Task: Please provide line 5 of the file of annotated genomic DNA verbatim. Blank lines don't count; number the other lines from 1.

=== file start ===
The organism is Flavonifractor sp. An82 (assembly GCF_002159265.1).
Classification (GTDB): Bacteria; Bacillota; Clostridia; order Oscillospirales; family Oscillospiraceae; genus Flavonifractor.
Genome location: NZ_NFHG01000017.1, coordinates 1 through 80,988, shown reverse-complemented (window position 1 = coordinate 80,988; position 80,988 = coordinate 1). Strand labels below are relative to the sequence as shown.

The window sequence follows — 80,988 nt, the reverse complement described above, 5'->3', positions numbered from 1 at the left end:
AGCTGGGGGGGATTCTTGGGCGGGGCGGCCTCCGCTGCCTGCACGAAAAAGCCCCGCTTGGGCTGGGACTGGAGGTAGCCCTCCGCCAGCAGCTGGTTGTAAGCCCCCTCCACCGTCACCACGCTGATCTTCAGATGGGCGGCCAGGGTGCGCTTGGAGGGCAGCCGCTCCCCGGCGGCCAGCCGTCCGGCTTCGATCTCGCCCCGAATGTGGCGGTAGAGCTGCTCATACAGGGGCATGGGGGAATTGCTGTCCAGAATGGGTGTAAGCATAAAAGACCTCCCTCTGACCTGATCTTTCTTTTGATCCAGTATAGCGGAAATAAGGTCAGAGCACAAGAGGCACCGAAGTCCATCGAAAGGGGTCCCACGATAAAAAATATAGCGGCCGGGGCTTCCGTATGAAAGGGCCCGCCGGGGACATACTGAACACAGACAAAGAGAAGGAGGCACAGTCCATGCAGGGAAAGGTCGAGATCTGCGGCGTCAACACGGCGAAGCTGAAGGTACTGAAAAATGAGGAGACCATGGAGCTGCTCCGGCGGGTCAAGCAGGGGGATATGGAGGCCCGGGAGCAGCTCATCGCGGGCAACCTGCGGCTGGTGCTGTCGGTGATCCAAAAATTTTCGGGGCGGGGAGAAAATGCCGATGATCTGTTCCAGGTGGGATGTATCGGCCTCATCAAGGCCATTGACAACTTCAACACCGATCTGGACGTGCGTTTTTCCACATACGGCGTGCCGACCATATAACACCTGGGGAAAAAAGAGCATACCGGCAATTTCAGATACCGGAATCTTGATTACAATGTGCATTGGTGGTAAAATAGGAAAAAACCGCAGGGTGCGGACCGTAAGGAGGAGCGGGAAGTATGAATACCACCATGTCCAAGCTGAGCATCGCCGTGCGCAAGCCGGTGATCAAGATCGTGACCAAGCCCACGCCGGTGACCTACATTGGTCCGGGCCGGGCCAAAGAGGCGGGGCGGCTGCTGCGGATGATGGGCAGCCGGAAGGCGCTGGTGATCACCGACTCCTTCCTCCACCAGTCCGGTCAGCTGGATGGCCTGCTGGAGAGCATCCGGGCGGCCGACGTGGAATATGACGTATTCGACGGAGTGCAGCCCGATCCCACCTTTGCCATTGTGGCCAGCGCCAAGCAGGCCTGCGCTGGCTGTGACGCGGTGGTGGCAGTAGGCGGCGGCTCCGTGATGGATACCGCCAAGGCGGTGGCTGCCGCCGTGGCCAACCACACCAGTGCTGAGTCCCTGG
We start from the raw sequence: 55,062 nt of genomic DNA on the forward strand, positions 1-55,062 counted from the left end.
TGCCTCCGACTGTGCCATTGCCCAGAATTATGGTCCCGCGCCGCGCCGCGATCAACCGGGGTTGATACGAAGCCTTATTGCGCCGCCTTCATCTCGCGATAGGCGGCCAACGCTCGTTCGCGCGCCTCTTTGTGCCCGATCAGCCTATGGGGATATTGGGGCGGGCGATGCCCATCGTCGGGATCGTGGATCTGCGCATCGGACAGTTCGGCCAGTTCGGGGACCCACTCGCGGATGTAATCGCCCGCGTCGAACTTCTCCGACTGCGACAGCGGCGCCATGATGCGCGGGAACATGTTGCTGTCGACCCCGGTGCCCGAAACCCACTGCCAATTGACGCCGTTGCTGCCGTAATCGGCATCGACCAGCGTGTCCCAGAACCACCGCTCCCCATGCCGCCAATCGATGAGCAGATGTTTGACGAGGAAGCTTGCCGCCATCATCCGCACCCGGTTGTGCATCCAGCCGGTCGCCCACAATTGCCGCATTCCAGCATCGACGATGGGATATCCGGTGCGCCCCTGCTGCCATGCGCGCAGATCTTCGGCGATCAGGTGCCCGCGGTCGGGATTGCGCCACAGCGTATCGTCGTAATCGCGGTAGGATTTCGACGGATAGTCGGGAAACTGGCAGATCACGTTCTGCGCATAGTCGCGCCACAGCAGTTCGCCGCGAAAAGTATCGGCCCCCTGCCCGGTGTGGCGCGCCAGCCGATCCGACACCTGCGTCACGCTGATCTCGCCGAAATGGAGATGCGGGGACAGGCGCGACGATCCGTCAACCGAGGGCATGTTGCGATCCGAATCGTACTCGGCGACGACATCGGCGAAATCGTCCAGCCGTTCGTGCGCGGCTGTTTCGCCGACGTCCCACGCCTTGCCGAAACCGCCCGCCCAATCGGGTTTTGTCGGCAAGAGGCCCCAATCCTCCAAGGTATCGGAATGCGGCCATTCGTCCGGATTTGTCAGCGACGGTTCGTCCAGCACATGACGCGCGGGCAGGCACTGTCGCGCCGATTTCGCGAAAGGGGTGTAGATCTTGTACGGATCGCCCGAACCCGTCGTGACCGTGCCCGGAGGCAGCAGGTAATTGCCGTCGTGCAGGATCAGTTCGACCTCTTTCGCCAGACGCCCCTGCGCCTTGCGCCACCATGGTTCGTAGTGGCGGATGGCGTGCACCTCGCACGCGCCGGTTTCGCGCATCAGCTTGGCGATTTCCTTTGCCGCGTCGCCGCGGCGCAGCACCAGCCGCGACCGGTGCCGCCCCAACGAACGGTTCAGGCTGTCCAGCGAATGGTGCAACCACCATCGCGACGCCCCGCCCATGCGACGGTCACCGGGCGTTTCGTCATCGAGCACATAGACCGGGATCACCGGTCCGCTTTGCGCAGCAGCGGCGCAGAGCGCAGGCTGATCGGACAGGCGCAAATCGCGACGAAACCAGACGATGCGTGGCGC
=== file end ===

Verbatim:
AGCTGGGGGGGATTCTTGGGCGGGGCGGCCTCCGCTGCCTGCACGAAAAAGCCCCGCTTGGGCTGGGACTGGAGGTAGCCCTCCGCCAGCAGCTGGTTGTAAGCCCCCTCCACCGTCACCACGCTGATCTTCAGATGGGCGGCCAGGGTGCGCTTGGAGGGCAGCCGCTCCCCGGCGGCCAGCCGTCCGGCTTCGATCTCGCCCCGAATGTGGCGGTAGAGCTGCTCATACAGGGGCATGGGGGAATTGCTGTCCAGAATGGGTGTAAGCATAAAAGACCTCCCTCTGACCTGATCTTTCTTTTGATCCAGTATAGCGGAAATAAGGTCAGAGCACAAGAGGCACCGAAGTCCATCGAAAGGGGTCCCACGATAAAAAATATAGCGGCCGGGGCTTCCGTATGAAAGGGCCCGCCGGGGACATACTGAACACAGACAAAGAGAAGGAGGCACAGTCCATGCAGGGAAAGGTCGAGATCTGCGGCGTCAACACGGCGAAGCTGAAGGTACTGAAAAATGAGGAGACCATGGAGCTGCTCCGGCGGGTCAAGCAGGGGGATATGGAGGCCCGGGAGCAGCTCATCGCGGGCAACCTGCGGCTGGTGCTGTCGGTGATCCAAAAATTTTCGGGGCGGGGAGAAAATGCCGATGATCTGTTCCAGGTGGGATGTATCGGCCTCATCAAGGCCATTGACAACTTCAACACCGATCTGGACGTGCGTTTTTCCACATACGGCGTGCCGACCATATAACACCTGGGGAAAAAAGAGCATACCGGCAATTTCAGATACCGGAATCTTGATTACAATGTGCATTGGTGGTAAAATAGGAAAAAACCGCAGGGTGCGGACCGTAAGGAGGAGCGGGAAGTATGAATACCACCATGTCCAAGCTGAGCATCGCCGTGCGCAAGCCGGTGATCAAGATCGTGACCAAGCCCACGCCGGTGACCTACATTGGTCCGGGCCGGGCCAAAGAGGCGGGGCGGCTGCTGCGGATGATGGGCAGCCGGAAGGCGCTGGTGATCACCGACTCCTTCCTCCACCAGTCCGGTCAGCTGGATGGCCTGCTGGAGAGCATCCGGGCGGCCGACGTGGAATATGACGTATTCGACGGAGTGCAGCCCGATCCCACCTTTGCCATTGTGGCCAGCGCCAAGCAGGCCTGCGCTGGCTGTGACGCGGTGGTGGCAGTAGGCGGCGGCTCCGTGATGGATACCGCCAAGGCGGTGGCTGCCGCCGTGGCCAACCACACCAGTGCTGAGTCCCTGG